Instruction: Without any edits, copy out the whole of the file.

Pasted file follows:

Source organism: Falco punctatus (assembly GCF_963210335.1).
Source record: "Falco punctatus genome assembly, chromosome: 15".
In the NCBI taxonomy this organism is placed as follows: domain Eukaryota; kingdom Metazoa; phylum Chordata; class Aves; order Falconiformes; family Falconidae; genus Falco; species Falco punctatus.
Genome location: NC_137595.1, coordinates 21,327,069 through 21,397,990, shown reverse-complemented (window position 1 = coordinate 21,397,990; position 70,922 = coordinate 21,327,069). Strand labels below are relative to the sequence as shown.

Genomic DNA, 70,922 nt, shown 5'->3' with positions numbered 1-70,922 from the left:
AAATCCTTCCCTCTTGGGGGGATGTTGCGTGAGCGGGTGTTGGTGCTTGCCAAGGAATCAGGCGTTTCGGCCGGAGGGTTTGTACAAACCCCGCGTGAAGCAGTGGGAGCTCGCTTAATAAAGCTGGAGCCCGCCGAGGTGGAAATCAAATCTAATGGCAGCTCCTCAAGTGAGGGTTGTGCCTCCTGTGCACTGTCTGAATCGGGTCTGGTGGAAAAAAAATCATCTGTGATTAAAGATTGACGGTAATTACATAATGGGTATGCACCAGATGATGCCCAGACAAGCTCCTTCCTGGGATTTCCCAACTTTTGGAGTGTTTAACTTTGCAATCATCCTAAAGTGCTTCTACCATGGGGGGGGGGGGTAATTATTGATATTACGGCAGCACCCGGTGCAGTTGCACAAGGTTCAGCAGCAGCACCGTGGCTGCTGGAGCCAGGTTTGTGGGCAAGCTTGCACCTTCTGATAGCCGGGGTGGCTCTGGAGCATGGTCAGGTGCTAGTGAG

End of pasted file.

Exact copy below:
Source organism: Falco punctatus (assembly GCF_963210335.1).
Source record: "Falco punctatus genome assembly, chromosome: 15".
In the NCBI taxonomy this organism is placed as follows: domain Eukaryota; kingdom Metazoa; phylum Chordata; class Aves; order Falconiformes; family Falconidae; genus Falco; species Falco punctatus.
Genome location: NC_137595.1, coordinates 21,327,069 through 21,397,990, shown reverse-complemented (window position 1 = coordinate 21,397,990; position 70,922 = coordinate 21,327,069). Strand labels below are relative to the sequence as shown.

Genomic DNA, 70,922 nt, shown 5'->3' with positions numbered 1-70,922 from the left:
AAATCCTTCCCTCTTGGGGGGATGTTGCGTGAGCGGGTGTTGGTGCTTGCCAAGGAATCAGGCGTTTCGGCCGGAGGGTTTGTACAAACCCCGCGTGAAGCAGTGGGAGCTCGCTTAATAAAGCTGGAGCCCGCCGAGGTGGAAATCAAATCTAATGGCAGCTCCTCAAGTGAGGGTTGTGCCTCCTGTGCACTGTCTGAATCGGGTCTGGTGGAAAAAAAATCATCTGTGATTAAAGATTGACGGTAATTACATAATGGGTATGCACCAGATGATGCCCAGACAAGCTCCTTCCTGGGATTTCCCAACTTTTGGAGTGTTTAACTTTGCAATCATCCTAAAGTGCTTCTACCATGGGGGGGGGGGGTAATTATTGATATTACGGCAGCACCCGGTGCAGTTGCACAAGGTTCAGCAGCAGCACCGTGGCTGCTGGAGCCAGGTTTGTGGGCAAGCTTGCACCTTCTGATAGCCGGGGTGGCTCTGGAGCATGGTCAGGTGCTAGTGAG